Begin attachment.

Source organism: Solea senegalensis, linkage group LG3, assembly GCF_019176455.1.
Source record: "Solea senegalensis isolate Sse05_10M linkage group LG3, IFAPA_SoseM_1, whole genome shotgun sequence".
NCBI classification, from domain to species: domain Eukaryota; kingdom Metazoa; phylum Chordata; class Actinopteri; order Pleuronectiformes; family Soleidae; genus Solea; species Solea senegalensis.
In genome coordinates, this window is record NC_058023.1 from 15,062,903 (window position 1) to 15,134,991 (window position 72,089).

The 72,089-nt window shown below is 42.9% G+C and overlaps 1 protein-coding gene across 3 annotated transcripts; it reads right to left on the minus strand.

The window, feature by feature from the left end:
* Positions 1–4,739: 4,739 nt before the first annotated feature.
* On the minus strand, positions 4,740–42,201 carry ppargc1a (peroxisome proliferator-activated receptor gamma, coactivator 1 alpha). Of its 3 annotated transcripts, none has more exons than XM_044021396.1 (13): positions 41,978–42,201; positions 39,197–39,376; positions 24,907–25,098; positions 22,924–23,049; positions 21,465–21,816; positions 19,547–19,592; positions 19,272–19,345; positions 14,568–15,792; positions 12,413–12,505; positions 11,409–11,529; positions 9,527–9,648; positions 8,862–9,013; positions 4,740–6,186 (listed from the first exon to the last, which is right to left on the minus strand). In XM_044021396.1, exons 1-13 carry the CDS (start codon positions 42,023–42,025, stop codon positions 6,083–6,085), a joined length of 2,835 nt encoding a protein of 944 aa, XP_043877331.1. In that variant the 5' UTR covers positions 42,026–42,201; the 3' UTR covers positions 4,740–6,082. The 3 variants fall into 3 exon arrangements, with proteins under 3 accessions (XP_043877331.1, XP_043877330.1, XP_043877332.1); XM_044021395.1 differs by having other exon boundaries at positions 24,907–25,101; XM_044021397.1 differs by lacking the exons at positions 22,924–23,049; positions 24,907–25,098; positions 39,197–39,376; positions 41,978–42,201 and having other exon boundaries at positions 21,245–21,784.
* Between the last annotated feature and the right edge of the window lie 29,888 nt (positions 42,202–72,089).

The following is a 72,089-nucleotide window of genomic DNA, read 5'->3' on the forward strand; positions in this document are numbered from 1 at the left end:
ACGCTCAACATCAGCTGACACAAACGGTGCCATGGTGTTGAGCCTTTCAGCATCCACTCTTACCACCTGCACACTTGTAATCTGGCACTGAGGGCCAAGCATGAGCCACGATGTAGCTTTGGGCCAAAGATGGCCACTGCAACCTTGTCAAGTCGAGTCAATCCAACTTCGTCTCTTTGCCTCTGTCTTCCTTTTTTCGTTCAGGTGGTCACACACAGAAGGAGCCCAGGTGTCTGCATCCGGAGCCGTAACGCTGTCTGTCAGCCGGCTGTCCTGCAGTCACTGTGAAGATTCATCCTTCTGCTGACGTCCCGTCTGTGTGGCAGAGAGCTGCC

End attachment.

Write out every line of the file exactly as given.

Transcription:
Source organism: Solea senegalensis, linkage group LG3, assembly GCF_019176455.1.
Source record: "Solea senegalensis isolate Sse05_10M linkage group LG3, IFAPA_SoseM_1, whole genome shotgun sequence".
NCBI classification, from domain to species: domain Eukaryota; kingdom Metazoa; phylum Chordata; class Actinopteri; order Pleuronectiformes; family Soleidae; genus Solea; species Solea senegalensis.
In genome coordinates, this window is record NC_058023.1 from 15,062,903 (window position 1) to 15,134,991 (window position 72,089).

The 72,089-nt window shown below is 42.9% G+C and overlaps 1 protein-coding gene across 3 annotated transcripts; it reads right to left on the minus strand.

The window, feature by feature from the left end:
* Positions 1–4,739: 4,739 nt before the first annotated feature.
* On the minus strand, positions 4,740–42,201 carry ppargc1a (peroxisome proliferator-activated receptor gamma, coactivator 1 alpha). Of its 3 annotated transcripts, none has more exons than XM_044021396.1 (13): positions 41,978–42,201; positions 39,197–39,376; positions 24,907–25,098; positions 22,924–23,049; positions 21,465–21,816; positions 19,547–19,592; positions 19,272–19,345; positions 14,568–15,792; positions 12,413–12,505; positions 11,409–11,529; positions 9,527–9,648; positions 8,862–9,013; positions 4,740–6,186 (listed from the first exon to the last, which is right to left on the minus strand). In XM_044021396.1, exons 1-13 carry the CDS (start codon positions 42,023–42,025, stop codon positions 6,083–6,085), a joined length of 2,835 nt encoding a protein of 944 aa, XP_043877331.1. In that variant the 5' UTR covers positions 42,026–42,201; the 3' UTR covers positions 4,740–6,082. The 3 variants fall into 3 exon arrangements, with proteins under 3 accessions (XP_043877331.1, XP_043877330.1, XP_043877332.1); XM_044021395.1 differs by having other exon boundaries at positions 24,907–25,101; XM_044021397.1 differs by lacking the exons at positions 22,924–23,049; positions 24,907–25,098; positions 39,197–39,376; positions 41,978–42,201 and having other exon boundaries at positions 21,245–21,784.
* Between the last annotated feature and the right edge of the window lie 29,888 nt (positions 42,202–72,089).

The following is a 72,089-nucleotide window of genomic DNA, read 5'->3' on the forward strand; positions in this document are numbered from 1 at the left end:
ACGCTCAACATCAGCTGACACAAACGGTGCCATGGTGTTGAGCCTTTCAGCATCCACTCTTACCACCTGCACACTTGTAATCTGGCACTGAGGGCCAAGCATGAGCCACGATGTAGCTTTGGGCCAAAGATGGCCACTGCAACCTTGTCAAGTCGAGTCAATCCAACTTCGTCTCTTTGCCTCTGTCTTCCTTTTTTCGTTCAGGTGGTCACACACAGAAGGAGCCCAGGTGTCTGCATCCGGAGCCGTAACGCTGTCTGTCAGCCGGCTGTCCTGCAGTCACTGTGAAGATTCATCCTTCTGCTGACGTCCCGTCTGTGTGGCAGAGAGCTGCC